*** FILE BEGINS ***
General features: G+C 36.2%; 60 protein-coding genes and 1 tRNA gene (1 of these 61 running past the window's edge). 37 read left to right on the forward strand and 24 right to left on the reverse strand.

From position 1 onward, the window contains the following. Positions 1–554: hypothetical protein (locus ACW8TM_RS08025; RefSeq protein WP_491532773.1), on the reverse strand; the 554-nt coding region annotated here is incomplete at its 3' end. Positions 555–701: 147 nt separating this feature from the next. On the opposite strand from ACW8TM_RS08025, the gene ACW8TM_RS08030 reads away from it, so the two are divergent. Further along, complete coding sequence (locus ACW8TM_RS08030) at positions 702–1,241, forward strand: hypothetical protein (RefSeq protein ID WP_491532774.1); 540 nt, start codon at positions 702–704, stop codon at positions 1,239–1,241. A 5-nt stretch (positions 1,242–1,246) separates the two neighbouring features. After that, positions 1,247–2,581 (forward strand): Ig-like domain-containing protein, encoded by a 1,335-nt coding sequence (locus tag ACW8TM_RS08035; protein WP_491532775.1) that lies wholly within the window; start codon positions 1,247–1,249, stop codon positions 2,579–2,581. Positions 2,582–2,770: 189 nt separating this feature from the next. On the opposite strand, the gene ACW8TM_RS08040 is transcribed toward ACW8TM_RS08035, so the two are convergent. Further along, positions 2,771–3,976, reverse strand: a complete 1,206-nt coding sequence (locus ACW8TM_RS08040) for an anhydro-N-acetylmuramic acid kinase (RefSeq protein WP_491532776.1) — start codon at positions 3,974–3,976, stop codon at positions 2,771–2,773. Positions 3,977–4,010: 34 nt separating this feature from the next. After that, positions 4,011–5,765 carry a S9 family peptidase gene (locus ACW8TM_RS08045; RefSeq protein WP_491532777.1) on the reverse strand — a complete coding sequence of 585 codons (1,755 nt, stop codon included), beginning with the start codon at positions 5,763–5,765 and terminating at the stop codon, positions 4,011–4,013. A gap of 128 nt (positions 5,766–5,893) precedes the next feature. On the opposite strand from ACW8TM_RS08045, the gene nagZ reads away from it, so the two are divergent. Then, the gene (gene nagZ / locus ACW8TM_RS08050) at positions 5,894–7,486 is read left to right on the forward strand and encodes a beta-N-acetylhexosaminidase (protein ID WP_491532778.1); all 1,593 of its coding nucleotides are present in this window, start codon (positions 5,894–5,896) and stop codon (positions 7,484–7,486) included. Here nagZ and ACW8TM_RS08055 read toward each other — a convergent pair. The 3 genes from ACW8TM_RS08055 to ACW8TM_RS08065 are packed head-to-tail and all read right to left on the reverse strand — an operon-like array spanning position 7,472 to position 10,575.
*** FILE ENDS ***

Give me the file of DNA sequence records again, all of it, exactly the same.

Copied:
General features: G+C 36.2%; 60 protein-coding genes and 1 tRNA gene (1 of these 61 running past the window's edge). 37 read left to right on the forward strand and 24 right to left on the reverse strand.

From position 1 onward, the window contains the following. Positions 1–554: hypothetical protein (locus ACW8TM_RS08025; RefSeq protein WP_491532773.1), on the reverse strand; the 554-nt coding region annotated here is incomplete at its 3' end. Positions 555–701: 147 nt separating this feature from the next. On the opposite strand from ACW8TM_RS08025, the gene ACW8TM_RS08030 reads away from it, so the two are divergent. Further along, complete coding sequence (locus ACW8TM_RS08030) at positions 702–1,241, forward strand: hypothetical protein (RefSeq protein ID WP_491532774.1); 540 nt, start codon at positions 702–704, stop codon at positions 1,239–1,241. A 5-nt stretch (positions 1,242–1,246) separates the two neighbouring features. After that, positions 1,247–2,581 (forward strand): Ig-like domain-containing protein, encoded by a 1,335-nt coding sequence (locus tag ACW8TM_RS08035; protein WP_491532775.1) that lies wholly within the window; start codon positions 1,247–1,249, stop codon positions 2,579–2,581. Positions 2,582–2,770: 189 nt separating this feature from the next. On the opposite strand, the gene ACW8TM_RS08040 is transcribed toward ACW8TM_RS08035, so the two are convergent. Further along, positions 2,771–3,976, reverse strand: a complete 1,206-nt coding sequence (locus ACW8TM_RS08040) for an anhydro-N-acetylmuramic acid kinase (RefSeq protein WP_491532776.1) — start codon at positions 3,974–3,976, stop codon at positions 2,771–2,773. Positions 3,977–4,010: 34 nt separating this feature from the next. After that, positions 4,011–5,765 carry a S9 family peptidase gene (locus ACW8TM_RS08045; RefSeq protein WP_491532777.1) on the reverse strand — a complete coding sequence of 585 codons (1,755 nt, stop codon included), beginning with the start codon at positions 5,763–5,765 and terminating at the stop codon, positions 4,011–4,013. A gap of 128 nt (positions 5,766–5,893) precedes the next feature. On the opposite strand from ACW8TM_RS08045, the gene nagZ reads away from it, so the two are divergent. Then, the gene (gene nagZ / locus ACW8TM_RS08050) at positions 5,894–7,486 is read left to right on the forward strand and encodes a beta-N-acetylhexosaminidase (protein ID WP_491532778.1); all 1,593 of its coding nucleotides are present in this window, start codon (positions 5,894–5,896) and stop codon (positions 7,484–7,486) included. Here nagZ and ACW8TM_RS08055 read toward each other — a convergent pair. The 3 genes from ACW8TM_RS08055 to ACW8TM_RS08065 are packed head-to-tail and all read right to left on the reverse strand — an operon-like array spanning position 7,472 to position 10,575.